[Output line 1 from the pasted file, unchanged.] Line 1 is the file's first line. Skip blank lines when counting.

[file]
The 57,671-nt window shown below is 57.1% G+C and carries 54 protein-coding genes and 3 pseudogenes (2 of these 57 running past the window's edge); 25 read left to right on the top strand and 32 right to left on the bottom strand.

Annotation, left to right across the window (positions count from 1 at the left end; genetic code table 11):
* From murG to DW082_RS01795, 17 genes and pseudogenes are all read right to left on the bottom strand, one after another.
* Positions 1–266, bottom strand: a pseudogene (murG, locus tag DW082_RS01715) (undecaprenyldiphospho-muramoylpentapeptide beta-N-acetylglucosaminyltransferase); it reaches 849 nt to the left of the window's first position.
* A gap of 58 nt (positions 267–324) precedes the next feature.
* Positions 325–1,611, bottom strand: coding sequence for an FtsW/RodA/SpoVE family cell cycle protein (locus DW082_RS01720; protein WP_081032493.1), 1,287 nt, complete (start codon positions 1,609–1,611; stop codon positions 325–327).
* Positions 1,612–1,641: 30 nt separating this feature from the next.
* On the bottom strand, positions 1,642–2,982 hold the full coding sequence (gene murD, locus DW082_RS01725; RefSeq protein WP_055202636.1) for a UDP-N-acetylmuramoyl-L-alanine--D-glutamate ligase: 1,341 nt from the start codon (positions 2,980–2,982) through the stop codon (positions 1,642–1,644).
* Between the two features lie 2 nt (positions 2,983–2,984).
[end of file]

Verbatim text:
The 57,671-nt window shown below is 57.1% G+C and carries 54 protein-coding genes and 3 pseudogenes (2 of these 57 running past the window's edge); 25 read left to right on the top strand and 32 right to left on the bottom strand.